I love Passover. Over the years it has become one of my favorite holidays. There are very few holidays that require you eat and drink very specific foods by the big man himself, and I just happen to love all of the obligatory noshes pertaining to the holiday (don't mock gefilte fish until you've tried it). The foods, however, are not the only reason Passover is the king of holidays.
The traditions practiced during the seder are bizarre, to say the least, and require a flair for the dramatic. One of the oddest moments that occur during the Passover seder is the entrance of an invisible person, Elijah. Elijah was a prophet and a great defender of the faith. To honor him, a seat is left open at the seder dinner with a full glass of wine. At some point during the evening, Elijah shows up and takes a swig. In my house, he used to eat some matzah too and leave crumbs all over the place. That messy Elijah! When does this magical moment happen? I couldn't tell you. He is a Jewish version of Santa, but everyone is wide awake when he passes by. How this invisible man manages to come in and drink and eat without anyone noticing could be due to the copious amounts of wine being consumed.
Another one of the many reasons to love Passover is that drinking wine is incorporated into the action. It's a holiday that comes ready-built with its own drinking game. You take one sip, you stick your finger in, you take another sip -- eventually you are four glasses deep.
Another memorable aspect to the evening is finding the afikoman, which is just a piece of matzah fancily wrapped. It's the Jews' answer to the Easter egg hunt, but we don't get jellybeans and plastic grass when we find this traditional symbol. We get money, which kicks a Cadbury Egg's ass any day of the week.
Despite the aforementioned highlights, there is one major drag to the Passover seder: It takes like five hours! And you are just sitting there starving while having to read the same book you read every year. The ending is always the same, so why not get to the eating more quickly?
The Passover seder does not have to be a snooze fest. There are plenty of ways to liven up the plague-filled mood. Incorporate any of these items into your seder and watch the fun pile on like charoset on a matzah!
5. Make Some Funny Seder Shirts
Head over to Café Press or one of those print-your-own-shirt Web sites and make a batch of seder-themed shirts for the whole family to wear! Here are a few ideas if you cannot think of your own: "Get Your Own Cup, Elijah!" "Where's the Bread?" "How Big Are Your Matzah Balls?" "Stop Asking Me All These Questions, I'm Just Here For the Kugel." "One Manischewitz, Two Manischewitz, Three Manischewitz, Floor!"
4. Change Up the Four Questions
Every Passover seder finds the youngest member of the family asking four very specific questions, including but not limited to, "Why is this night different from all other nights?" and "On all other nights, we eat all kinds of vegetables, but tonight we eat only bitter herbs," among others.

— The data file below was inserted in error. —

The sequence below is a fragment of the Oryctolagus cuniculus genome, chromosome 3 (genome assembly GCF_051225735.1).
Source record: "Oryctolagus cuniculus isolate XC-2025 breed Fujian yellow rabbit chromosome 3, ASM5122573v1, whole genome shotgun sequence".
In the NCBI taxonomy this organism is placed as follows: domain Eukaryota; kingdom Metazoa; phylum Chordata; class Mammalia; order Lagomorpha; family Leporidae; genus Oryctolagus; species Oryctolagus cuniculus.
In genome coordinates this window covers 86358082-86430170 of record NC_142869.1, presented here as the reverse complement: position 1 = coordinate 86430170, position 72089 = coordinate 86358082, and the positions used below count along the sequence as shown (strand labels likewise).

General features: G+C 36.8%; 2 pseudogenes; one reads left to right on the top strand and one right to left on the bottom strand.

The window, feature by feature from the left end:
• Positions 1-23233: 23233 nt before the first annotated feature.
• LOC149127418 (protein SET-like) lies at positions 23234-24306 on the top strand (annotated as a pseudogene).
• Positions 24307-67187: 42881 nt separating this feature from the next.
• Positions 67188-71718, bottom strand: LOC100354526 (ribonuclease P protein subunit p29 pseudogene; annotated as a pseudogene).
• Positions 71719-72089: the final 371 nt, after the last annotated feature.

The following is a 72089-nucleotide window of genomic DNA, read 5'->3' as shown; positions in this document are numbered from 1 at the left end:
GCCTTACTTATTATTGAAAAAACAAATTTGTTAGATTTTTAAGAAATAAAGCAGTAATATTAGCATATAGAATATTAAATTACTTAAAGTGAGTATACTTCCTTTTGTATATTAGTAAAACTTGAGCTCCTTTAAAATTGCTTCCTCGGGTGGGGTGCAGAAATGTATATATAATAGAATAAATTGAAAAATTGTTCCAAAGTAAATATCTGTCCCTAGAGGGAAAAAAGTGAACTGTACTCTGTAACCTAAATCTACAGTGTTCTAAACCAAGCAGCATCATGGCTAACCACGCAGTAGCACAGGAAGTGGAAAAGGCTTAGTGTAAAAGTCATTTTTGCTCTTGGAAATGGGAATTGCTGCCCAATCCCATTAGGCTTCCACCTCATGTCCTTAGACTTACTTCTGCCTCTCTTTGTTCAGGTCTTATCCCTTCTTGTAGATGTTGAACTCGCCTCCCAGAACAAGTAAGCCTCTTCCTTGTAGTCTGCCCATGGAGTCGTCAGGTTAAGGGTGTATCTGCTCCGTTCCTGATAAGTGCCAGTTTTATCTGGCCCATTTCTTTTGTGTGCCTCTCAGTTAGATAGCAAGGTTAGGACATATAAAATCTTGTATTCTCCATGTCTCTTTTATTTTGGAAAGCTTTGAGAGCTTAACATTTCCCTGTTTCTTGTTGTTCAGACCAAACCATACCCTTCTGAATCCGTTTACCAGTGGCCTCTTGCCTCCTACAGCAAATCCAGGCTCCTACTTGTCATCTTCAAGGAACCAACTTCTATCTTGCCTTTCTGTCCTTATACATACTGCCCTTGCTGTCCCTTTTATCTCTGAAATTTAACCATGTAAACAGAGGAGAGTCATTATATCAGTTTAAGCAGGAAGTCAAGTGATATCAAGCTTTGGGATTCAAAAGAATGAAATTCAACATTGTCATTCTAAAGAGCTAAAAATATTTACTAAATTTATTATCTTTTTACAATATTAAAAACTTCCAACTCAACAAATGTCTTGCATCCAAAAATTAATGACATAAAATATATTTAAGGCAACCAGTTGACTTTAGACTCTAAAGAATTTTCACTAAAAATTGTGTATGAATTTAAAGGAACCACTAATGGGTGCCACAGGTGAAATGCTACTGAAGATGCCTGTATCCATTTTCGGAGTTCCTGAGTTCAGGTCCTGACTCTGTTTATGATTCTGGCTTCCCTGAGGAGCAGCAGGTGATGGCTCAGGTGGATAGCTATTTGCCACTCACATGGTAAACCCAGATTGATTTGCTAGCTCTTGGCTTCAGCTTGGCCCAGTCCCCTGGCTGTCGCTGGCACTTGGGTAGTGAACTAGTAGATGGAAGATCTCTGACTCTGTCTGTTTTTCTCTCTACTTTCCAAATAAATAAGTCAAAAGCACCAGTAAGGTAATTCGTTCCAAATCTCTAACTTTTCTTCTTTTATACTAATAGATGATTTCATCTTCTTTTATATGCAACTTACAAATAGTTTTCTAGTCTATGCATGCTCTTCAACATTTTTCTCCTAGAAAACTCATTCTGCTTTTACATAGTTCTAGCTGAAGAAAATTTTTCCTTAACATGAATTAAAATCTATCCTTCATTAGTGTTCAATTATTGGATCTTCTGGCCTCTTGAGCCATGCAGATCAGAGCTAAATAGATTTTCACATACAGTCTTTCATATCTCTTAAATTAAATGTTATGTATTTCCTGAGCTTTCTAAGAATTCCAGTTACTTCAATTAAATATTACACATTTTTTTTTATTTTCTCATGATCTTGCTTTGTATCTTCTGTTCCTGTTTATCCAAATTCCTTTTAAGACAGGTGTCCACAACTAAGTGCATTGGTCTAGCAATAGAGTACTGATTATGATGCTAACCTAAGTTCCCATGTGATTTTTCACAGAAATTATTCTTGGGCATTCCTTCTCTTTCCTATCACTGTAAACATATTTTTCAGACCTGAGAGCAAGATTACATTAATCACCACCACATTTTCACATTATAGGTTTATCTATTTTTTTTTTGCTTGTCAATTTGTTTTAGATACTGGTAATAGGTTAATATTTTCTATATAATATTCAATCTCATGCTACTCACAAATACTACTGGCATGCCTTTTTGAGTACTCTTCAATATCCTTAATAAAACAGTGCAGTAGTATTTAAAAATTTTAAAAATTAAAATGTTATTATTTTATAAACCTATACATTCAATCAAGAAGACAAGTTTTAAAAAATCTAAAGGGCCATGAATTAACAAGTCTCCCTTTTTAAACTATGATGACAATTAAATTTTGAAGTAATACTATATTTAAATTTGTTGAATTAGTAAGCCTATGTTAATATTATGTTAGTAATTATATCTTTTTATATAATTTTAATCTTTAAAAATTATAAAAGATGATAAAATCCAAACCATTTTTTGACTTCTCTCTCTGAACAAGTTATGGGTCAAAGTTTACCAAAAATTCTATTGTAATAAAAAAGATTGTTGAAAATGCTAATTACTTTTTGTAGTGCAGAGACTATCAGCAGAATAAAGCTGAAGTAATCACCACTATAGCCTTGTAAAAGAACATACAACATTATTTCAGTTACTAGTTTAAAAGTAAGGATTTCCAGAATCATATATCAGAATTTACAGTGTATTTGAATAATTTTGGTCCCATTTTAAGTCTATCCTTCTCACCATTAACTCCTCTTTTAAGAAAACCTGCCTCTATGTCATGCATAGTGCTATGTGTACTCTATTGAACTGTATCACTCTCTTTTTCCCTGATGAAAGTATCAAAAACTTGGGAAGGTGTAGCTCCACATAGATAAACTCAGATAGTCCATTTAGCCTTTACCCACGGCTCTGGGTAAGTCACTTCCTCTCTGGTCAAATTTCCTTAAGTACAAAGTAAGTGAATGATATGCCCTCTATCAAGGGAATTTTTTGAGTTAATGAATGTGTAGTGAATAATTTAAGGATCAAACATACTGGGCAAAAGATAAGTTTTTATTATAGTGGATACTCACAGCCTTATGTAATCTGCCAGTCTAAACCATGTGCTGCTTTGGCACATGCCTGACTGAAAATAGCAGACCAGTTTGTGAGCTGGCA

Mix it up! Let's get some crazy questions in there and find out if all the answers really can be found in the haggadah as we've been told. A few questions you might slip in could be, "Why is this night oddly similar to the Passover we had last year?" or "On all other nights, Uncle Maury drinks so much he passes out in front of the TV, but tonight, he drinks so much he passes out at the dinner table," or "How do I stop receiving notifications from certain friends' Facebook updates once I have set that up?" or come up with your own. 3. Find the Afikoman and Then Rehide It So Your Grandma Thinks She Is Losing It
You are probably at the age where you are no longer allowed to find the afikoman. At my grandmother's house the cut-off was 12, because you know, at 13 you are a man/woman. Why should the kids have all the fun? Prove that you are still just as immature as you were at ten by making whoever hid the matzah think they are totally going senile. Fun!
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2. Incorporate One of the Ten Plagues
Who could fault you for trying to have a more authentic seder by incorporating one of the ten plagues? While unhealable boils or the death of the first-born might be tough to pull off, letting loose a bunch of frogs or shutting off a circuit breaker so that there is no light could be easy and fun! The fourth plague consisted of flies or wild animals; this is Texas, it can't be that difficult to find either/or.
1. Invite Your Bread-Loving Gentile Friends
It would be pretty hilarious if you invited some non-Jewish friends to your family seder and each one of them brought, as a gift, some sort of bread item. One after one, your friends show up to your parents' home leavened-loaves in hand. Sure, your parents will be pissed then, but they'll have free bread for months to come!